Gliding slowly through the glass-clear water, I approached a clump of dark shadows about 20 feet off my bow, where a stir on the surface caught my eye.
Stingrays? Maybe. But the Florida Keys also are known for nurse, blacktip and lemon sharks, barracuda and tarpon, even American crocodiles, among hundreds of other species. Thanks to the variety and visibility, kayaking in the Keys is like floating through an aquarium.
I paddled my kayak quickly toward the gray mass and saw nurse sharks, four of them lying still on the sandy bottom. Big ones, too - nearly 5 feet long.
I was just a few feet above them on the shimmering surface, within touching distance, when they suddenly scattered, vanishing into a cloud of sand.
A few minutes later in a mangrove-lined cove tucked into the center of Raccoon Key, I was greeted by a curious spotted eagle ray, which circled my boat until several 4-foot-long blacktip sharks swept into the pool for lunch. The ray was quick to camouflage by burying its flat, winged body in the sand.
South Florida is a water lovers' playground, from Everglades National Park with its abundant alligators south to the Florida Keys.
U.S. 1 runs from the top of the island chain, near Key Largo, about 100 miles south to Key West, slicing through a tiny spit of land between the Atlantic Ocean and the Gulf of Mexico. Some 60 miles from Miami, the Keys provide a great, quick getaway from the buzz of the city.
The mostly two-lane highway is within view of water nearly the entire trip, offering numerous stop-off points for a dip, a quick snorkel, kayaking, fishing or just a lazy nap on the beach.
I drove to Cudjoe Key, about 20 miles from the end of the road in Key West, for a paddle to Raccoon Key, a great area to view nurse and blacktip sharks that favor the warm, shallow waters hugging the shoreline. Over the next six hours, I saw eight sharks.
Putting in at the tip of Cudjoe Key, I paddled out past a U.S. government facility surrounded by thick mangroves and satellite dishes - TV Marti, a Miami-based program that opposes Fidel Castro, is broadcast to Cubans from there.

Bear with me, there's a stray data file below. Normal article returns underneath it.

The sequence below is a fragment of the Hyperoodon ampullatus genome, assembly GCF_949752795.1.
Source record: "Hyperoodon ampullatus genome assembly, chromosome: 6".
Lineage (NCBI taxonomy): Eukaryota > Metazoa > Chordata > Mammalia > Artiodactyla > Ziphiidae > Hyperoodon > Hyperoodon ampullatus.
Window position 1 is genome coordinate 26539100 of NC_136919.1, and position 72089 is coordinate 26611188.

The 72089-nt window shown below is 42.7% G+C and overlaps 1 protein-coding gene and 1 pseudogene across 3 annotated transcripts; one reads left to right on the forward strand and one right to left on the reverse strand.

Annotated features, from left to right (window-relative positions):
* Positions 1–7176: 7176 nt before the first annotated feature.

It's about a mile-long open-water paddle to Budd Keys, another 2 miles to tiny Hurricane Key and on across the Gulf to my destination, Raccoon Key, an island once used as a breeding colony for rhesus monkeys.
Boston-based Charles River Laboratories, the world's largest provider of lab animals, managed the monkeys and the island for decades until the state ordered the animals removed in the late 1990s.
The monkeys were destroying the protected red mangroves and causing other problems in the Great White Heron National Wildlife Refuge. They "were beginning to escape and swim off the island," said ranger Jim Bell.
But even without the monkeys, wildlife abounds, from white herons to sharks to rays and schools of long silvery barracuda and tarpon.
My heart skipped a beat when I first saw the sharks, even though the nurse variety, which can grow up to 14 feet long and weigh more than 300 pounds, generally are not aggressive toward humans. They're nocturnal animals that typically rest on sandy bottoms or in caves or crevices in shallow waters and feed primarily on other fish.
Blacktip sharks, which can grow up to 8 feet long, are fast and more aggressive. They're known to swiftly attack schools of fish from below. According to the International Shark Attack File, blacktips are responsible for roughly 16 percent of attacks that occur in Florida waters, mostly on surfers.
"They're aggressive if there's fish in the water. You certainly can get bitten accidentally," said Jim Colvocoresses, a researcher with the Florida Fish and Wildlife Conservation Commission.
Lemon sharks, also common in the area, can grow up 12 feet long, but are of "minimal threat to humans," according to the International Shark Attack File.
The roundtrip to and around Raccoon Key is about 6.5 miles, including several fairly easy open-water stretches between islands. Landing spots are scarce given the mangrove thickets that cover the Keys, but the water tends to be only several feet deep, so kayakers can wade to stretch their legs.
Be sure to wear foot protection, though, because rays bury themselves in the sand and you can be stung if you accidentally step on one. They tend to move out of the way, however, if you shuffle or drag your feet in shallow water rather than taking steps.
If alligators are your thing, there's no better place to paddle than in Everglades National Park. It's the only place in the world where alligators and crocodiles exist together.
But keep your distance. Gators can run at up to 30 mph on land.
During a previous paddle on a several-mile loop through Noble Hammock, I saw a half-dozen gators, sometimes uncomfortably close.
My heart raced as I paddled through a narrow mangrove-covered canal. I had nearly finished the loop only to come face-to-face with a gator's head bigger than a fireplace log, his bulbous eyes floating on the water's murky surface.
I beat the boat with my paddle, slapped the water. Nothing. He just stared at me, then slowly floated toward me. I backpaddled. He kept coming. I swung the boat around, and in a frenzy, paddled furiously back the way I came. His head slowly sunk beneath the water, as I watched this long, brown shadow glide beneath me.
I once got the same thrill paddling with crocodiles and hippos in Africa, but this place is a lot closer. Even with rampant development and hordes of tourists, one can still truly get lost in the wet wilds.
On the Net:
Florida Keys: http://www.fla-keys.com/